At the end of the 2017 AFL season North Melbourne raised a few football eyebrows by de-listing Sam Gibson, a 31-year-old who hadn't missed a game for the Kangas since his debut in 2012.
Sam made it onto an AFL list as a 26-year-old. But what really caught my attention was something his parents said at the time, confiding that they "could think only of the many boys they had met who did not get even this chance".
And here we are again, Draft day is coming, and for many it will mean the feeling of missing out.
A long time ago I worked as the club doctor for the Northern Knights in the TAC Cup. I was just out of medical school and was looking for a place to hide. Preston City Oval fit the bill.
Early on I was struck by the intensity of training and games, with AFL scouts swirling the stakes could not have been higher.
Then one day the math kicked in. There were, and still are, 264 elite teenage footballers playing every weekend in the TAC Cup. Add to the mix the deeper TAC Cup squads; throw in the VFL, SANFL and WAFL; and add the AFL academies in the northern states. Statistically, the chance of being picked up in the Draft isn't great.
The 80-ish places cannot accommodate everyone -- but the chances are also not zero. So, wherever the odds lie it's worth chasing the dream.
It was good to hear whatever happens on draft day guarantees neither long term success nor failure. In Gen-Y terms 'it is what it is'.
It is well established that playing elite sport has an almost priceless positive impact on teenage self-esteem. But what happens when someone's son, brother, partner, and now with the AFLW -- sister -- misses out on a place on an AFL list?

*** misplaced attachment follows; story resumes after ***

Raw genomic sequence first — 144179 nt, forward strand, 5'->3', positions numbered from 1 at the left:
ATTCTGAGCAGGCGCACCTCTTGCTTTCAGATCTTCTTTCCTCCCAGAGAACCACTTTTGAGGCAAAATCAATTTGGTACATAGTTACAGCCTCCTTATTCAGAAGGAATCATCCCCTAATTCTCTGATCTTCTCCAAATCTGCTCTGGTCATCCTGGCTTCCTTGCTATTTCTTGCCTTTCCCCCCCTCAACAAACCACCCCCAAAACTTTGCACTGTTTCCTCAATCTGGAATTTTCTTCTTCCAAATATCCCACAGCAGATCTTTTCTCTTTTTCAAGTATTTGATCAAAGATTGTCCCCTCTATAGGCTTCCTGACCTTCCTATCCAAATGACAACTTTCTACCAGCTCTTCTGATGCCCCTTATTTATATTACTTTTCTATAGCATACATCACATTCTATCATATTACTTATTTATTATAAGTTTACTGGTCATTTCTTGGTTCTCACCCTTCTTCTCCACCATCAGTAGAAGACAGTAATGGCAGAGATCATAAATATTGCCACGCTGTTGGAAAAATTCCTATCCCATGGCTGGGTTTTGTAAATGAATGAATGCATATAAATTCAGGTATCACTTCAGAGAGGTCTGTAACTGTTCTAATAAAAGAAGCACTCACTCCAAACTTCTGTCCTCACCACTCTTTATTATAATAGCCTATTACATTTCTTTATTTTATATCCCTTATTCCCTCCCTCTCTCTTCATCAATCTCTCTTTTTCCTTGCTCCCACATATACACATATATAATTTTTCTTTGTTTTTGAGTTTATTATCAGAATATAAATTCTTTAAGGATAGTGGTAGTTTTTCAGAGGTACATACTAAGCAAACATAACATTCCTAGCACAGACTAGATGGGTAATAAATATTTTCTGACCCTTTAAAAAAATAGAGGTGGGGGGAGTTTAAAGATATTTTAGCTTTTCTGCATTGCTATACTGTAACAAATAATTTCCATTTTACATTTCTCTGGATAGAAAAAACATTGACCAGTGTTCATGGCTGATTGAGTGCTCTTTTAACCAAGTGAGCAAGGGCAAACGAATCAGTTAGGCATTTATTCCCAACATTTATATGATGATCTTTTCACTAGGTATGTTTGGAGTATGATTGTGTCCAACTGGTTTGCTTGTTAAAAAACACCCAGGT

The answer is complex. The young age at which all this takes place factors into the equation, and family and socio-economic dynamics also play a role. The greater the pressure to be drafted, the further the fall if it doesn't go to plan.
In an attempt to shed light on the potential effects, if any, of being overlooked on Draft day, I contacted a couple of ex-Northern Knights footballers. Nick Carnell, former captain and 150-game veteran of the Coburg Lions in the VFL, replied. And he taught me a lesson.
Nick's outlook is that life becomes what you make of it. AFL or no AFL, doors are always opening and life is good. It's all about attitude and quality support. As he pointed out, school leavers will soon face similar issues if they aren't offered a place in their preferred university course.
Marc Rovere also played for the Knights, and after his Draft day didn't quite end as planned he headed to the Northern Bullants. He has the same perspective as Nick, in hindsight. But at the time there was shock and disappointment.
Players in the final year of the TAC Cup have often played elite football since they were 12 years old. They have made representative squads or trained with the AFL academy -- preparing for the end of the dream isn't part of the process.
But the end does come, with a thud. One day you were in a system as a serious contender and the next you're out of the system and out of the Draft. It's not easy being a teenager.
It was good to hear whatever happens on Draft day guarantees neither long-term success nor failure. In Gen-Y terms, 'it is what it is'. But in that initial period when the years of positive reinforcement suddenly end, some adjusting and reframing is required.
So where to from here?
Well, one thing is certain, at this year's Draft some boys will be selected and some won't. But as I learnt from Nick and Marc, there is one other certainty; in the end, with help and support, we all get to decide what happens next.